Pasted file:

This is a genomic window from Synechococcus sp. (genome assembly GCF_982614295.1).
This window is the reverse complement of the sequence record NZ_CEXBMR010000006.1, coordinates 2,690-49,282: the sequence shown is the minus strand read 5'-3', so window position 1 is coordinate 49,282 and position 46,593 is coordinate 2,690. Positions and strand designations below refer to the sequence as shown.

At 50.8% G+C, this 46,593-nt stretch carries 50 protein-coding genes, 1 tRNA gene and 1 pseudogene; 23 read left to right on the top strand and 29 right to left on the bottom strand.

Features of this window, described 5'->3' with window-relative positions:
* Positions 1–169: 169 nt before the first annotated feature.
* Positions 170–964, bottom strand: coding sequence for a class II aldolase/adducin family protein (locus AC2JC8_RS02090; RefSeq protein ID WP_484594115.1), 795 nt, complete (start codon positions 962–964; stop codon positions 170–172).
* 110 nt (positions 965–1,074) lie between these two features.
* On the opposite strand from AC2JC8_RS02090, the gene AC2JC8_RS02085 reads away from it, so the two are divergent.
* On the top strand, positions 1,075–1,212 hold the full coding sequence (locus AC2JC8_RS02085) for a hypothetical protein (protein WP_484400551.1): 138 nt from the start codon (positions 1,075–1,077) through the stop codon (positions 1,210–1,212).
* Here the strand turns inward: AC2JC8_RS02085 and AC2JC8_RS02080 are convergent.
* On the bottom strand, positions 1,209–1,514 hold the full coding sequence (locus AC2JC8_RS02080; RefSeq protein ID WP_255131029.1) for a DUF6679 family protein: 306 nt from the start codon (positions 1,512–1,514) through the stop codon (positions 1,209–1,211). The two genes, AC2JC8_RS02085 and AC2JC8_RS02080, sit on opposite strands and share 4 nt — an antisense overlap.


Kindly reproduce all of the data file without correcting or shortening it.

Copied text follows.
This is a genomic window from Synechococcus sp. (genome assembly GCF_982614295.1).
This window is the reverse complement of the sequence record NZ_CEXBMR010000006.1, coordinates 2,690-49,282: the sequence shown is the minus strand read 5'-3', so window position 1 is coordinate 49,282 and position 46,593 is coordinate 2,690. Positions and strand designations below refer to the sequence as shown.

At 50.8% G+C, this 46,593-nt stretch carries 50 protein-coding genes, 1 tRNA gene and 1 pseudogene; 23 read left to right on the top strand and 29 right to left on the bottom strand.

Features of this window, described 5'->3' with window-relative positions:
* Positions 1–169: 169 nt before the first annotated feature.
* Positions 170–964, bottom strand: coding sequence for a class II aldolase/adducin family protein (locus AC2JC8_RS02090; RefSeq protein ID WP_484594115.1), 795 nt, complete (start codon positions 962–964; stop codon positions 170–172).
* 110 nt (positions 965–1,074) lie between these two features.
* On the opposite strand from AC2JC8_RS02090, the gene AC2JC8_RS02085 reads away from it, so the two are divergent.
* On the top strand, positions 1,075–1,212 hold the full coding sequence (locus AC2JC8_RS02085) for a hypothetical protein (protein WP_484400551.1): 138 nt from the start codon (positions 1,075–1,077) through the stop codon (positions 1,210–1,212).
* Here the strand turns inward: AC2JC8_RS02085 and AC2JC8_RS02080 are convergent.
* On the bottom strand, positions 1,209–1,514 hold the full coding sequence (locus AC2JC8_RS02080; RefSeq protein ID WP_255131029.1) for a DUF6679 family protein: 306 nt from the start codon (positions 1,512–1,514) through the stop codon (positions 1,209–1,211). The two genes, AC2JC8_RS02085 and AC2JC8_RS02080, sit on opposite strands and share 4 nt — an antisense overlap.